Thanks for the heads up, Joy!
(Gotta love those giant scissors. Wish people would spell-check, though.)
Tens of thousands protesting not reported? There’s a shocker, eh? The press not covering huge protests—that’s SOP now in the UK and USA, isn’t it?
You see, America? This is how it’s done. Get off your knees and take your country back!
‘Operation: American Spring’ organized the ideal, peaceful protest in Washington beginning May 16th to remove the government and wake people up and what happened? Most slept through it—again.
What will it take, America? What will it take? When will you join your brothers-in-arms and fight for what is yours—for what has been stripped from you while you slept?
I’m afraid it will take more of the middle class to be starving, unable to afford power or heat, living on the street, their funds stolen from the banks, children ripped from the arms of their parents, for unemployment rates to be 40 per cent, and for war and carnage to come to their streets—the things people in other countries have suffered.
Interesting times, these. Good for the Brits—and The Guardian! Especially durin the FIFA World Cup. I’m sure a fair number were sat in front of the telly for that but they still managed to pull off a good showing.
And Russell Brand has done a dynamite job of stirring the pot and getting the Brits to wake up and take action. Can we get one of those? Jim Carrey—oh, he’s Canadian, and George Carlin is dead. Well, that explains it. Any takers?
It seems comedians are best at getting people to realize what’s going on in their country—but no one takes them seriously! Go figure. ~ BP
Tens of thousands march in London against coalition’s austerity measures
An estimated 50,000 people in London addressed by speakers, including Russell Brand, after People’s Assembly march
Tens of thousands of people marched through central London on Saturday afternoon in protest at austerity measures introduced by the coalition government. The demonstrators gathered before the Houses of Parliament, where they were addressed by speakers, including comedians Russell Brand and Mark Steel.
An estimated 50,000 people marched from the BBC’s New Broadcasting House in central London to Westminster.
“The people of this building [the House of Commons] generally speaking do not represent us, they represent their friends in big business. It’s time for us to take back our power,” said Brand.
“This will be a peaceful, effortless, joyful revolution and I’m very grateful to be involved in the People’s Assembly.”
“Power isn’t there, it is here, within us,” he added. “The revolution that’s required isn’t a revolution of radical ideas, but the implementation of ideas we already have.”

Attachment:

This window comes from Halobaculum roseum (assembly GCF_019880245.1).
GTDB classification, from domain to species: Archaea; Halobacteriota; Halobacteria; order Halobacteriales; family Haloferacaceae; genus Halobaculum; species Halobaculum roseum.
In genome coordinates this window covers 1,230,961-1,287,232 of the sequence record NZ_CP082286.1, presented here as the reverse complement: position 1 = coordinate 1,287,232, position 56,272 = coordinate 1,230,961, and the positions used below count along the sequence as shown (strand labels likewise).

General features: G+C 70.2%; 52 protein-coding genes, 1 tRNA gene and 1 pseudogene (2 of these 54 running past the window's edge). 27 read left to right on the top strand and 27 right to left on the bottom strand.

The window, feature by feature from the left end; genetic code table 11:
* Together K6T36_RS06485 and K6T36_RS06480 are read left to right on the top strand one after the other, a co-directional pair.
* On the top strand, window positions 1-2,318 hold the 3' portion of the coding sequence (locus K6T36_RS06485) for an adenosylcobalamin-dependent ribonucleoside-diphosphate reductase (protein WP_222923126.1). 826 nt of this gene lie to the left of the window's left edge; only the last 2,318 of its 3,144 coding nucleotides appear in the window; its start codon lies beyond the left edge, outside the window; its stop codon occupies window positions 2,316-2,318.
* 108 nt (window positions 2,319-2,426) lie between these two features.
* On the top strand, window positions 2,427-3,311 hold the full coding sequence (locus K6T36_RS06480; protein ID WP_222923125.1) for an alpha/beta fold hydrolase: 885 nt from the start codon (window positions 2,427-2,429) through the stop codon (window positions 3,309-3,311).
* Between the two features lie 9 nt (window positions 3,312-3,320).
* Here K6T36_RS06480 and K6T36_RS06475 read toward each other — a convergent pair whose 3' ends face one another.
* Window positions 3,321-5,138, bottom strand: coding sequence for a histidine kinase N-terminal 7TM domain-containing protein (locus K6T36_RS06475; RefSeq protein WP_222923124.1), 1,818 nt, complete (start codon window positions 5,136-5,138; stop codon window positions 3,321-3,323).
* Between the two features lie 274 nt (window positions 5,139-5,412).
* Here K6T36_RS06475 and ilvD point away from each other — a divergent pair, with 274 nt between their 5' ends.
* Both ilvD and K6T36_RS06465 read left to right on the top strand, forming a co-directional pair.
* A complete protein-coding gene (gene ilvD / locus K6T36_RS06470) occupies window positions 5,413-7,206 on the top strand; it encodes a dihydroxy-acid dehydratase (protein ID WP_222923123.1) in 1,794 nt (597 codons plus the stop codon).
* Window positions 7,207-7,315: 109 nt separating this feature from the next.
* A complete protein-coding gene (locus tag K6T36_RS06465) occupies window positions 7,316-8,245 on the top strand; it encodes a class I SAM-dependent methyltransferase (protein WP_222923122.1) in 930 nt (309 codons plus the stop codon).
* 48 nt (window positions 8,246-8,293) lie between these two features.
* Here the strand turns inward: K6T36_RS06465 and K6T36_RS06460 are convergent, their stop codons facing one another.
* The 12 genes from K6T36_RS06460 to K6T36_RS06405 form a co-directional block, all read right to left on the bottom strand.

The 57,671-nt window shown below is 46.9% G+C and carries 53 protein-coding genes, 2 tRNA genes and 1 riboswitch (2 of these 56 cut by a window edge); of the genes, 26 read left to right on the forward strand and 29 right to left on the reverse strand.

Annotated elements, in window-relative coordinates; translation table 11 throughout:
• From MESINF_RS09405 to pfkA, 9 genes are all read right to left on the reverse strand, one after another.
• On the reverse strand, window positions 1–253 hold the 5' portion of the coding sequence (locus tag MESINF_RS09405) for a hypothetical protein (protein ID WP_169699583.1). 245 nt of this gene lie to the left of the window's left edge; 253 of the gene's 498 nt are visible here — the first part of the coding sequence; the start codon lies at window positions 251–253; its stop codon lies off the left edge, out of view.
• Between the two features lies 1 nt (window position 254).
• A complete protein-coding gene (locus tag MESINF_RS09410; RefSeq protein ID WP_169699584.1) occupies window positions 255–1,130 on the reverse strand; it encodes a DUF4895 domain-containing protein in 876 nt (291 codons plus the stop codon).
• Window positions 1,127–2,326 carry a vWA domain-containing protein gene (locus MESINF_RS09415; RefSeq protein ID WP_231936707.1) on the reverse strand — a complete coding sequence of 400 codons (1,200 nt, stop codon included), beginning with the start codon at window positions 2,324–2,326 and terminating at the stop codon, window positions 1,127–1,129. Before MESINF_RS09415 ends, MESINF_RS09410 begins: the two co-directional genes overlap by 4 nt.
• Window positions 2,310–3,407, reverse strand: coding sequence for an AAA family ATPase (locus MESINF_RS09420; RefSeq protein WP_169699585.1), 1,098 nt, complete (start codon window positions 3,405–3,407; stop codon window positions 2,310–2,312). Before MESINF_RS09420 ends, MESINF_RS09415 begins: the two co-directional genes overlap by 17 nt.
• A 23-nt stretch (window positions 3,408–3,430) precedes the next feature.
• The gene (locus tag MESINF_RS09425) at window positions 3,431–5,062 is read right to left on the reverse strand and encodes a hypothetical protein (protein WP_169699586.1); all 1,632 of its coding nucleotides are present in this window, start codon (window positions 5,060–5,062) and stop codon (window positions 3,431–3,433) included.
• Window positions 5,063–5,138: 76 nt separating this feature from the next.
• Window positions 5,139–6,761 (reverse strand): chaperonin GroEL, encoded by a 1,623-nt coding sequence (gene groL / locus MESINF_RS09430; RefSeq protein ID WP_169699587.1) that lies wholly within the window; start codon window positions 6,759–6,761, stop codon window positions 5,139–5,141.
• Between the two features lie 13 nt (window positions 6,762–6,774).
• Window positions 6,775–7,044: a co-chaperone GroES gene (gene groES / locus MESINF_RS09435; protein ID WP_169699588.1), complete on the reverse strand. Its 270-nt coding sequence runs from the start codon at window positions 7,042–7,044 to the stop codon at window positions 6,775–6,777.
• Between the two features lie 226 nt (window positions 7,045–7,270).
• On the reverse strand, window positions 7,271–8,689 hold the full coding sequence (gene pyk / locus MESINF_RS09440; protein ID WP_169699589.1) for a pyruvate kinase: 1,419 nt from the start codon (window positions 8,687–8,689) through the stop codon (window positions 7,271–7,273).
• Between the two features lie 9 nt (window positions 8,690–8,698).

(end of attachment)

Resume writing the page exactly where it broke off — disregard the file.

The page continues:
A spokesman for the People’s Assembly, which organised the march, said the turnout was “testament to the level of anger there is at the moment”.
He said that Saturday’s action was “just the start”, with a second march planned for October in conjunction with the Trades Union Congress, as well as strike action expected next month.
People’s Assembly spokesman Clare Solomon said: “It is essential for the welfare of millions of people that we stop austerity and halt this coalition government dead in its tracks before it does lasting damage to people’s lives and our public services.”
Sam Fairburn, the group’s national secretary, added: “Cuts are killing people and destroying cherished public services which have served generations.”
Activists from the Stop The War Coalition and CND also joined the demonstration.
The crowds heard speeches at Parliament Square from People’s Assembly supporters, including Caroline Lucas MP and journalist Owen Jones. Addressing the marchers, Jones said: “Who is really responsible for the mess this country is in? Is it the Polish fruit pickers or the Nigerian nurses? Or is it the bankers who plunged it into economic disaster – or the tax avoiders? It is selective anger.”
He added: “The Conservatives are using the crisis to push policies they have always supported. For example, the sell-off of the NHS. They have built a country in which most people who are in poverty are also in work.”
The People’s Assembly was set up with an open letter to the Guardian in February 2013. Signatories to letter included Tony Benn, who died in March this year, journalist John Pilger and filmmaker Ken Loach.
In the letter, they wrote: “This is a call to all those millions of people in Britain who face an impoverished and uncertain year as their wages, jobs, conditions and welfare provision come under renewed attack by the government.
“The assembly will provide a national forum for anti-austerity views which, while increasingly popular, are barely represented in parliament.”
The Metropolitan police refused to provide an estimate. A police spokesman said the force had received no reports of arrests.
A spokesman for the prime minister declined to comment.